It takes a village…

It’s staggering really that even in the midst of the baby fug, some unassailable truths just come screaming at you. That in those dark, confusing days some things just seem really, really clear.

For me, it was about the absolute, primal need to surround myself with other mothers, of all ages. I had never understood how important these women would be – I didn’t care who they were, how they’d parented, when they’d parented, whether they had boys, girls, twins or what. I just wanted to surround myself in the comforting bubble of women who simply and profoundly understood this crazy time. And knew what I was going through without me even having to say it.
Fathers are all well and good – but – (and I know R won’t mind when I say this) – they are next to useless when you are overwhelmed, terrified, regretful, tired and in a state of shock. They just want to fix it. Except nothing’s broken, it’s just parenting. The only, only way out, is through.

And the only thing that is comforting is the words of other mothers saying: “Yup, me too, same here.” Or: “Oh don’t worry about that, we did that for months…” Or: “Sure. I have no plans. I’ll be over in five minutes and I don’t need to leave till this evening.” Or: “You’re doing a great job. Here, have some more wine.” Without these women – my mother, my aunts, family friends, the vicar, old school friends, the checkout ladies in Waitrose – I would have been sunk.

Of course, until I had my baby, I didn’t know how important these women would be. I was under the impression that my very modern husband was all I would need to get me through.

unnamed (2)

I found an email the other day, that I wrote to a pregnant friend when Munchkin was about three or four weeks old. Looking back it’s amazing that, in the midst of all that new baby madness, I had the clarity to write the following words to her. Because, now with a year and half’s distance, I wouldn’t say anything different. It is, for me, the great truth about motherhood – we cannot do it alone. We need these women around. It really really does take a village to raise a child.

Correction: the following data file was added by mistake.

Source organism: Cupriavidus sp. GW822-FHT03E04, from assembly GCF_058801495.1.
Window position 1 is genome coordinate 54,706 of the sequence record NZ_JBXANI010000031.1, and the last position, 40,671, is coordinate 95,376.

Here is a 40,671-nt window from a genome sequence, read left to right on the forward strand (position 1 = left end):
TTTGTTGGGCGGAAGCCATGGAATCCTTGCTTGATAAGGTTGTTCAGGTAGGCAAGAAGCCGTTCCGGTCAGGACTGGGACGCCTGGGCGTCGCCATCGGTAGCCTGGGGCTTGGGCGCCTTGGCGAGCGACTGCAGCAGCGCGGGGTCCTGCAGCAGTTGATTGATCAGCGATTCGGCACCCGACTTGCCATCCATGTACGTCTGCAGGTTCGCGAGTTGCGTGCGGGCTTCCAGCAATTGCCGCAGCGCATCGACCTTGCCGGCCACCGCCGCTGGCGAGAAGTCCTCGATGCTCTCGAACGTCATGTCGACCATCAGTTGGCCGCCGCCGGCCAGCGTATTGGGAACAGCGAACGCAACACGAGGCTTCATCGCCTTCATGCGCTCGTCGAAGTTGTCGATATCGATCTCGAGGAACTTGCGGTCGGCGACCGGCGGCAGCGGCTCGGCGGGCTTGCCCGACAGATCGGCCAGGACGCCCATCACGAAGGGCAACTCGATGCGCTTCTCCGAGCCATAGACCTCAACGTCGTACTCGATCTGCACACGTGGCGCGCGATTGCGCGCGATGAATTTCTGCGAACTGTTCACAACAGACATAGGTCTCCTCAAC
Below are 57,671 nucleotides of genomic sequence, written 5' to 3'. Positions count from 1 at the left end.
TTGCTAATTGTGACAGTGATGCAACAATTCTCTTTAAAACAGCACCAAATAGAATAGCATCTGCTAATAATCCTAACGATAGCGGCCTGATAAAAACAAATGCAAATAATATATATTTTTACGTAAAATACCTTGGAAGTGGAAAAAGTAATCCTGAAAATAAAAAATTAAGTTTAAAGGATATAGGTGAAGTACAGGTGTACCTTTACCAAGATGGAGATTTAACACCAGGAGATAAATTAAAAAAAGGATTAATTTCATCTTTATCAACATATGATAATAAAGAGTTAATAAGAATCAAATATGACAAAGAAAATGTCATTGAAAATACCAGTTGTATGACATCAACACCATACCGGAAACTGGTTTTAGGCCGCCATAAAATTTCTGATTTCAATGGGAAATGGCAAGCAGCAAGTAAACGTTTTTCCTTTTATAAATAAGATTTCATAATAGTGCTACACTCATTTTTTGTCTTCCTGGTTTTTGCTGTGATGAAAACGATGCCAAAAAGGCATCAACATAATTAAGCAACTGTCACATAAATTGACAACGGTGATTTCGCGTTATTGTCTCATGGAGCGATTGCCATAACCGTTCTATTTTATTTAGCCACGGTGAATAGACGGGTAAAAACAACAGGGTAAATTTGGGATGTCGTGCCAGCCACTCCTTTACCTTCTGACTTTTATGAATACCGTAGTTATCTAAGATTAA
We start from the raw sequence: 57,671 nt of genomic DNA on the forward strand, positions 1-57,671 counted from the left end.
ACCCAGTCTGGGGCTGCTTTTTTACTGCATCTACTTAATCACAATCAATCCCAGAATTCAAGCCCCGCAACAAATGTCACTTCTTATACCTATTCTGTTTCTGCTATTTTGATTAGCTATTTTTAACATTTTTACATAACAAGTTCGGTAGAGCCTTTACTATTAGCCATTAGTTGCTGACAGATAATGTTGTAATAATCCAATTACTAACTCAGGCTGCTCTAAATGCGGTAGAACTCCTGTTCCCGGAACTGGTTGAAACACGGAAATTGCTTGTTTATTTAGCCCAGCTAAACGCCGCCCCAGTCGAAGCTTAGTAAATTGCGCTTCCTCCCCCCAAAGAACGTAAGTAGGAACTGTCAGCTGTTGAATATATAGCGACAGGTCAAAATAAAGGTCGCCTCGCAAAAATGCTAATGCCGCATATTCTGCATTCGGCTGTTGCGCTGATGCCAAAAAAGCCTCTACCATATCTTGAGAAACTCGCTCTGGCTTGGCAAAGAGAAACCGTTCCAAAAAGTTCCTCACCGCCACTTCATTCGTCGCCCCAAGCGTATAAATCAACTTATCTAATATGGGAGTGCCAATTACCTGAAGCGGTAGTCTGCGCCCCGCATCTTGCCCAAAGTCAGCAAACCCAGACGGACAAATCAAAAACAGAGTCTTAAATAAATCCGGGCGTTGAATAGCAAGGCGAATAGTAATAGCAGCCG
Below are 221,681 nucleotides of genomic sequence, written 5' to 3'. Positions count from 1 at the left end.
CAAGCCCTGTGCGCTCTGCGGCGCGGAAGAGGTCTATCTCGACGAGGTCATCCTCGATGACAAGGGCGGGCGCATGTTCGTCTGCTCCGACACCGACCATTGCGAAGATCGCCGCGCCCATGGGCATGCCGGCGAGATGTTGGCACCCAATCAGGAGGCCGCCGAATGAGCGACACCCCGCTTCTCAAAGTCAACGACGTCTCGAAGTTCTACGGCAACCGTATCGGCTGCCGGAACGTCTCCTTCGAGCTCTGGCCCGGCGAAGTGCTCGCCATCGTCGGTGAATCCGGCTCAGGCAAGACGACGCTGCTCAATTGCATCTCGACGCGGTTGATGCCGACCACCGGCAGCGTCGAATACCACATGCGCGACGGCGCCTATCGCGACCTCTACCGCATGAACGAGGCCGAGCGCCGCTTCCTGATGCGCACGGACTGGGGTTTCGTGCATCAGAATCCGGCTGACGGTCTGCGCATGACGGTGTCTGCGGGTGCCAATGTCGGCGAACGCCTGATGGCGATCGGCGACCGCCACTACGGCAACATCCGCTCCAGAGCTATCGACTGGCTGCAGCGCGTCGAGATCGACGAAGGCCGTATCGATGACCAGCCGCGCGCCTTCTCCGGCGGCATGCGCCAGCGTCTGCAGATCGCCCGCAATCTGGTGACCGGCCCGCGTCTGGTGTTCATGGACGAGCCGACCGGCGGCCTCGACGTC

“I would certainly say that having a mother (or another woman who knows about babies and who you trust) around a fair bit will be invaluable. And also really nice and reassuring for you. Your other half might not get that concept in the same way as you, and that’s normal too, just go with it, but make sure you are getting what you need too. There’s a real sisterhood sense when you’ve had a baby, women really rally round for each other and I have found it incredibly helpful and touching. Fathers/men sort of go into masculine/caveman overdrive when their babies are born (“I must protect my offspring and its mother, and I can provide for them”) and see anyone else helping as a challenge to that, when, in reality, they are somewhat ill-equipped to help new mothers learn how to deal with newborn babies. Simply because they’re even more clueless than you! It’s important for them to have bonding time, and make sure that the baby knows who they are etc, but don’t be afraid to let women in, you’ll be amazed how much you need their first-hand experience. And their reassurance. I can’t tell you how lovely it has been to hear from friends saying: “Oh I felt like that, or my baby did that, it’s totally normal.” And also, lastly – trust your instinct – there really is a really clear mother’s instinct that men simply don’t have, and therefore can’t quite comprehend, but you will know each day more and more how to look after your baby. So trust yourself too.”

So – to all those lovely women who were there for me – who drove me around after my C-Section, who turned up early for coffee, who sent me well-timed emails with thoughtful advice, who told me not to worry, or held my hand, or held my baby, or laughed with me, or cried with me, who didn’t pretend it was all going to be ok, and who reassured me that it all eventually would be. Thank you. I could not have done it without you.

 unnamed

2 Comments Add yours

What do you think...?

Fill in your details below or click an icon to log in:

WordPress.com Logo

You are commenting using your WordPress.com account. Log Out / Change )

Twitter picture

You are commenting using your Twitter account. Log Out / Change )

Facebook photo

You are commenting using your Facebook account. Log Out / Change )

Google+ photo

You are commenting using your Google+ account. Log Out / Change )

Connecting to %s